Sebastian Stamatatos is one of the Huntington High School science research program’s prized students, but he isn’t using microscopes and test tubes to shed insight on area of interest.
Mr. Stamatatos has been studying the effects of over-assessed home values on the number of days a house is up for sale. The bright teenager is president of the high school stock analysis club and treasurer of the Math Honor Society. The tutoring coordinator of the Science Honor Society and a member of three other honor societies, he has participated in the science research program in each of the past four years.
“Property taxes have been increasing for the past two decades, causing many homeowners to either grieve their taxes or move to more economical areas,” states an abstract of Mr. Stamatatos’ project. “With the increase in housing prices, homes take longer to sell than they did before the housing market crash during the Great Recession. Homeowners may need to sell their homes in a timely fashion, increasing the need for information about property taxes and their correlation to time on the housing market.”
The teenager has had a remarkably well-rounded experience over the past four years. Mr. Stamatatos is a Blue Devil varsity baseball player. A member of the high school Key Club, the senior is also on Huntington’s mathletes team. He captured second place in the historical paper category during last year’s National History Day contest.
Mr. Stamatatos participated in the STEM program at the Composite Protoyping Center in Plainview. CPC is recognized nationwide for its innovative applications and equipment. Students completing the program earned college credit through the Vaughn College of Aeronautics & Technology.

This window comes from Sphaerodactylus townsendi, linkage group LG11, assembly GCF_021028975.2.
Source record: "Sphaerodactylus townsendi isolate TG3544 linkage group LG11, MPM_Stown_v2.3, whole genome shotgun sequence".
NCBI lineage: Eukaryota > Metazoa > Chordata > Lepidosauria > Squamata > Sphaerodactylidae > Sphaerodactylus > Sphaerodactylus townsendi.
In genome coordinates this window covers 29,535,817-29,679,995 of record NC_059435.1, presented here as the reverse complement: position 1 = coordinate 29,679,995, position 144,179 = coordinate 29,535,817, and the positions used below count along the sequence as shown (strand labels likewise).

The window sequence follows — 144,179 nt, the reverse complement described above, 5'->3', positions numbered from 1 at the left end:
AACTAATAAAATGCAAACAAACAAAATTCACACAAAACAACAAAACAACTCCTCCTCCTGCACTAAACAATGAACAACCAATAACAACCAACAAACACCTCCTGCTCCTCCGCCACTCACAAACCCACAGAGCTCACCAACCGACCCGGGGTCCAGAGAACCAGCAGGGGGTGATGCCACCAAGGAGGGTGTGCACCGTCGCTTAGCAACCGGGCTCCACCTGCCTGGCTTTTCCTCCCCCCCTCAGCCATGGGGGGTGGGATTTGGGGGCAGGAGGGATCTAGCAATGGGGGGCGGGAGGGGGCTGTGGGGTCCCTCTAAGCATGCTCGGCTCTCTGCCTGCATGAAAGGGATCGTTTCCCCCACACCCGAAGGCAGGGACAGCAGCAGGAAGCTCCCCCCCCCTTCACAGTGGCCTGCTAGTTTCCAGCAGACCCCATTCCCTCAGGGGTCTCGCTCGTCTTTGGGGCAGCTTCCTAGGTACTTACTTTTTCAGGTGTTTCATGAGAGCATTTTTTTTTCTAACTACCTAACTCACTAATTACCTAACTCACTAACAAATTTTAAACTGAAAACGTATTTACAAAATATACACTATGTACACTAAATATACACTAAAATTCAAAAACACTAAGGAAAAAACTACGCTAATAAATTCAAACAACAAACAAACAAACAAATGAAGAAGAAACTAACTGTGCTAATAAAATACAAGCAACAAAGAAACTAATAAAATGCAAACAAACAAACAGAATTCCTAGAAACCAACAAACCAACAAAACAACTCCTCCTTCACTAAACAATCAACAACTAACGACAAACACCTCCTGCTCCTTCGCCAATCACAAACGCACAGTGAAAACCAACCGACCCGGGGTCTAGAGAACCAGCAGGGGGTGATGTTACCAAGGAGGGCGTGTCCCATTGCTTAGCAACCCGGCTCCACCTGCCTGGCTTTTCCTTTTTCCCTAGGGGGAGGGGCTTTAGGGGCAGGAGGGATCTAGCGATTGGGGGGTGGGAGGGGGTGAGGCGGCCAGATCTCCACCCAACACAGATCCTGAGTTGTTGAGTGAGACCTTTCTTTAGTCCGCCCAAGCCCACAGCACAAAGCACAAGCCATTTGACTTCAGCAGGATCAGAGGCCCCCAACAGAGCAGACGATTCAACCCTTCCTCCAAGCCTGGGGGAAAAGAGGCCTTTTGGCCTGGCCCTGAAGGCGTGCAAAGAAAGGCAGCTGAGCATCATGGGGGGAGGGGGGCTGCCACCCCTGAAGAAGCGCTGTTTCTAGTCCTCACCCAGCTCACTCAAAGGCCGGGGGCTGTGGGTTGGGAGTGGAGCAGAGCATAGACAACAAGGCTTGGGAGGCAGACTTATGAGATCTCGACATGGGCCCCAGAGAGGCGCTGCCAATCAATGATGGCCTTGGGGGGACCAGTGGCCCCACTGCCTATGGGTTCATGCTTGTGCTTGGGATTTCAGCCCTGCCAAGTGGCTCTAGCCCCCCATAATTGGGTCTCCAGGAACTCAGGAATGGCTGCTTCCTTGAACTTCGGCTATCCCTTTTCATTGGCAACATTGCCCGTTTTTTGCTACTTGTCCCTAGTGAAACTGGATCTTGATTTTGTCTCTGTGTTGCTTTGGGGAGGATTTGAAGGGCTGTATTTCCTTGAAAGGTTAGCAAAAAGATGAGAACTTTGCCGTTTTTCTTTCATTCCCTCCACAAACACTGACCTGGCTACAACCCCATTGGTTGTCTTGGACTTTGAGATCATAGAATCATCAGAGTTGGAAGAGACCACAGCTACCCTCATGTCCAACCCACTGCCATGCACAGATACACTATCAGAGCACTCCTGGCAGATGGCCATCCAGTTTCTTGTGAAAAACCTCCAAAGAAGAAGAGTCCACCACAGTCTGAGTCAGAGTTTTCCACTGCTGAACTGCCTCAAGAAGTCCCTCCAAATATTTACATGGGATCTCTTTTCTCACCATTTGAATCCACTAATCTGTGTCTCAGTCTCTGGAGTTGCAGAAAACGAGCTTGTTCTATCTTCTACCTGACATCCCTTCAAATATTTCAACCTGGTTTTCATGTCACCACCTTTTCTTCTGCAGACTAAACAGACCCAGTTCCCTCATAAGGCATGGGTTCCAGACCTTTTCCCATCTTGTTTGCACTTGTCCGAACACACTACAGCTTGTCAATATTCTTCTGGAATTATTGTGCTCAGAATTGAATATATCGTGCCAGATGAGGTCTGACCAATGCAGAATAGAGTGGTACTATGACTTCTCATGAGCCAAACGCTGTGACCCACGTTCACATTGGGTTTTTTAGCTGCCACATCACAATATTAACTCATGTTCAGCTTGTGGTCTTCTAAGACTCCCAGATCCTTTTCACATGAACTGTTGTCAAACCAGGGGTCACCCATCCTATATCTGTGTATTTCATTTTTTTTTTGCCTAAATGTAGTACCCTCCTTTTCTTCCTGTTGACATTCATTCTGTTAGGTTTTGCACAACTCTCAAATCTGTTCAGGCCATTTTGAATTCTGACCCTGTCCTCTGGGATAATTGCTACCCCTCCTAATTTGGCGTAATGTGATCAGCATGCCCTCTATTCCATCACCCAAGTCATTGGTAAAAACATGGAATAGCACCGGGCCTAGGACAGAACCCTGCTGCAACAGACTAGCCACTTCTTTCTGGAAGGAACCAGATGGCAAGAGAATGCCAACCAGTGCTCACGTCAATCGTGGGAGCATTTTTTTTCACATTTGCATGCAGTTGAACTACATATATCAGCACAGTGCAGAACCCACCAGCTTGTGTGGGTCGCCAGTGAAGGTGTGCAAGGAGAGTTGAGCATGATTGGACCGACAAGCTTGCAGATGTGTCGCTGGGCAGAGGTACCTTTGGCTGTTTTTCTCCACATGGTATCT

The senior has put his science research project to good use. “I was able to use it and create an LLC serving the community filing tax exemptions,” Mr. Stamatatos said.
The research project was tedious at times, but enlightening. “An analysis of over-assessment and time on the market was performed and it was hypothesized that an over-assessed home will require more time to be sold,” states the project abstract. “The real estate data was obtained from the Multiple Listing Service. The homes analyzed were sold from July 1, 2014 to July 1, 2015. All were located in Zone 20 (Huntington Township) and were in the price range of $500,000 to $750,000. The homes were categorized as either over-assessed, under-assessed, or properly assessed based on a comparison between their projected values and actual selling prices. Linear regressions were performed on the data in an attempt to properly linearize the points. Thus, under-assessed homes took a shorter time to sell than homes that were accurately assessed, while no correlation existed between prices of over-assessed homes and their time on the housing market.”
Mr. Stamatatos has filed admission applications with Cornell University, Villanova University, Fordham University, University of Pennsylvania and the University of Michigan. “I applied to all of their business schools and will study entrepreneurship and finance,” he said. “I would like to eventually become an investor and start companies that I turnover and sell. I would also like to help struggling companies and help turn them toward success.”
A student in Huntington UFSD since kindergarten, Mr. Stamatatos has enjoyed studying in one of Long Island’s most impressive melting pots.
“Science research has helped me develop coherent projects on some unfamiliar topics and has allowed me to discover a newfound interest in real estate,” he said. “Without science research I would have never stumbled upon the tax flaws in New York State. I’ve had a great experience in Huntington, allowing me to meet people from very different walks of life.”